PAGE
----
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Research & Innovation | Overview

For decades, Boston Children’s cardiac surgeons, cardiologists, and general surgeons have explored new ways to safely treat arteriopathy. Since 2000, we have been at the forefront of creating innovative surgical treatments that have drastically improved the quality of life of children with complex and unique cases of arteriopathy and who often have Williams syndrome. Here is a chronological look at eight of those groundbreaking innovations:

Balloon dilation and surgery to treat elastin arteriopathy

While surgical treatment of pulmonary artery obstructions in elastin arteriopathy was long considered palliative, our cardiac surgeons and cardiologists found an effective way to use surgery as a rehabilitative treatment. Their research in 2000 showed that when surgery is performed in conjunction with balloon dilation of peripheral pulmonary arteries, long-term survival increases.

Landmark findings informed congenital SVAS treatment

The underlying cause of congenital SVAS was identified as a loss-of-function mutation of the elastin gene on chromosome 7q11.23, resulting in obstructive arteriopathy. We found that congenital SVAS is not a simple lesion but rather a generalized disease of both pulmonary and systemic arteries, and that the supravalvar stenosis has profound effects on the makeup and function of the aortic valve. These and other key findings in 2000 highlighted the importance of considering all these features when planning treatment.

Balloon dilation angioplasty proven to be effective

In 2001, experience with balloon dilation to treat peripheral pulmonary stenosis (PPS) in Williams syndrome (WS) was limited. But a study that year of 16 years of catheterization procedures found that a serial approach of distal dilations, followed by surgical repair of proximal obstruction, led to successful outcomes.

Direct anastomosis works in certain supravalvar aortic stenosis

In 1998, research of more than four decades of surgery for supravalvar aortic stenosis confirmed that the results of treatment improved greatly after the introduction of more symmetric reconstruction of the aortic root. Four years later, those Boston Children’s surgeons reaffirmed that repair by direct end-to-end anastomosis is a useful technique in selected cases of discrete supravalvar aortic stenosis.

Critical recommendations for anesthesia supply for SVAS patients

Patients with congenital supravalvular aortic stenosis (SVAS) and associated pulmonary artery stenosis are inherently at risk for development of myocardial ischemia — which has been connected to cases of sudden death occurring in conjunction with anesthesia or sedation. Research into these cases in 2008 led to the recommendation that all patients with congenital SVAS should be considered at risk for myocardial ischemia on multiple bases and treated accordingly, included meticulous attention during anesthesia to balancing myocardial supply and demand.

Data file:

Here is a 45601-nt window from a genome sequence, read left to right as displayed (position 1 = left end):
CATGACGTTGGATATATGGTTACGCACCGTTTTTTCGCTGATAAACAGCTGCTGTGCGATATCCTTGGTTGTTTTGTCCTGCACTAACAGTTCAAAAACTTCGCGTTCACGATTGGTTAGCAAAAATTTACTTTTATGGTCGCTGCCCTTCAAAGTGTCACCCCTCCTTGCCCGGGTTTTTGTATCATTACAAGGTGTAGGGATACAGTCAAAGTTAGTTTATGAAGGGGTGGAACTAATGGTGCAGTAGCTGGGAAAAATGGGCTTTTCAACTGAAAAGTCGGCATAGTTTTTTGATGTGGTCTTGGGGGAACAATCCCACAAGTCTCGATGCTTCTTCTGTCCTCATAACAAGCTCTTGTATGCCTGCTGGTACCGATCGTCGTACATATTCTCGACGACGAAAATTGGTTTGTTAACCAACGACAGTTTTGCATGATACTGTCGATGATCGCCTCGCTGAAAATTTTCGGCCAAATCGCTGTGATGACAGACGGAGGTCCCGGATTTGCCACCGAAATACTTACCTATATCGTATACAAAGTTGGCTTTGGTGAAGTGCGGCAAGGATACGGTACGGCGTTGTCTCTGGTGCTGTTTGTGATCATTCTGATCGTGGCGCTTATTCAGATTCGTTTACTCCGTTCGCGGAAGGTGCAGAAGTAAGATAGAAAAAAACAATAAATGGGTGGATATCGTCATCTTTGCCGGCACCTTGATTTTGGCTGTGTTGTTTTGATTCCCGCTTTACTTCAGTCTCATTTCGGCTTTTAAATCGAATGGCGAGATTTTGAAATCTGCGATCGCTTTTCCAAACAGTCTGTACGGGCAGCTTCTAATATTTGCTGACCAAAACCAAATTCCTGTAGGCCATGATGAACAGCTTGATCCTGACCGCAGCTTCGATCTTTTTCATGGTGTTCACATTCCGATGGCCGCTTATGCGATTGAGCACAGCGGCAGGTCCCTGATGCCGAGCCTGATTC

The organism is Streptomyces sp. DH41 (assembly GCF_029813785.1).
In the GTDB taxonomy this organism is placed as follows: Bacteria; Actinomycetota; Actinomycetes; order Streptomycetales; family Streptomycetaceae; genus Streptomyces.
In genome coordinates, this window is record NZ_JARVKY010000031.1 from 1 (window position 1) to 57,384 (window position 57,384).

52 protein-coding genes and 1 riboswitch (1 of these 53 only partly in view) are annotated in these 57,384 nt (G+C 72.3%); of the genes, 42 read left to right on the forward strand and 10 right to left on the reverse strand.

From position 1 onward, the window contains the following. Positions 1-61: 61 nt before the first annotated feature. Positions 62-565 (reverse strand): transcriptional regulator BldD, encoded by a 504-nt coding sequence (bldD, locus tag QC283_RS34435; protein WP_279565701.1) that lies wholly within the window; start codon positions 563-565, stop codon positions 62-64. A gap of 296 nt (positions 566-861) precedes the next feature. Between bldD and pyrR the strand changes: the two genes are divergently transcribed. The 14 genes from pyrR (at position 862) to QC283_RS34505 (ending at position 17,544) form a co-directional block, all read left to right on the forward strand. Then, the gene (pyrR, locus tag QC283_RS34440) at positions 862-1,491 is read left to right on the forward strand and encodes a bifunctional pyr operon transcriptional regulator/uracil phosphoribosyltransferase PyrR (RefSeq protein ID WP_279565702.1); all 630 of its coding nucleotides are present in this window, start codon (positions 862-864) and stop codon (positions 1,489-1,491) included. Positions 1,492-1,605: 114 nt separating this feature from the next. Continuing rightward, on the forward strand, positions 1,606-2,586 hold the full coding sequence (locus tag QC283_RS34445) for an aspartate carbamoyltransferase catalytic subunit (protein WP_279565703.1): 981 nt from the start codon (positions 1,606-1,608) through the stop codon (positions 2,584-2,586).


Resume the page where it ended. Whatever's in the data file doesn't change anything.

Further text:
Three-patch aortic root reconstruction improving quality of life

Williams syndrome patients who are undergoing coronary artery or combined right-and-left ventricular outflow tract procedures are at high risk of major adverse cardiac events. As a 2018 study detailed, three-patch aortic root reconstruction with extension of the left coronary sinus patch into the left main coronary artery improves quality of life, with no residual aortic or coronary lesions identified on follow-up imaging.

Screening and attention to hemodynamic goals key to anesthesia safety

Patients with Williams syndrome are considered at high risk for anesthesia-related adverse events. But a 2018 study of 75 patients who had more than 202 separate anesthetics for cardiac and non-cardiac procedures verified that when patients are appropriately screened and anesthesia providers are well-versed in the hemodynamic goals for Williams syndrome, patients may be anesthetized for non-cardiac procedures safely with minimal morbidity and mortality.

Surgery for congenital SVAS points to excellent outcomes

The recoveries of 87 patients — 41 of whom had Williams syndrome — over a 20-year span confirmed that surgical repair of congenital SVAS can lead to excellent long-term survival rates. This was documented in a 2019 study of the patients, who had repairs of concomitant lesions such as right ventricular outflow tract and coronary ostial involvement.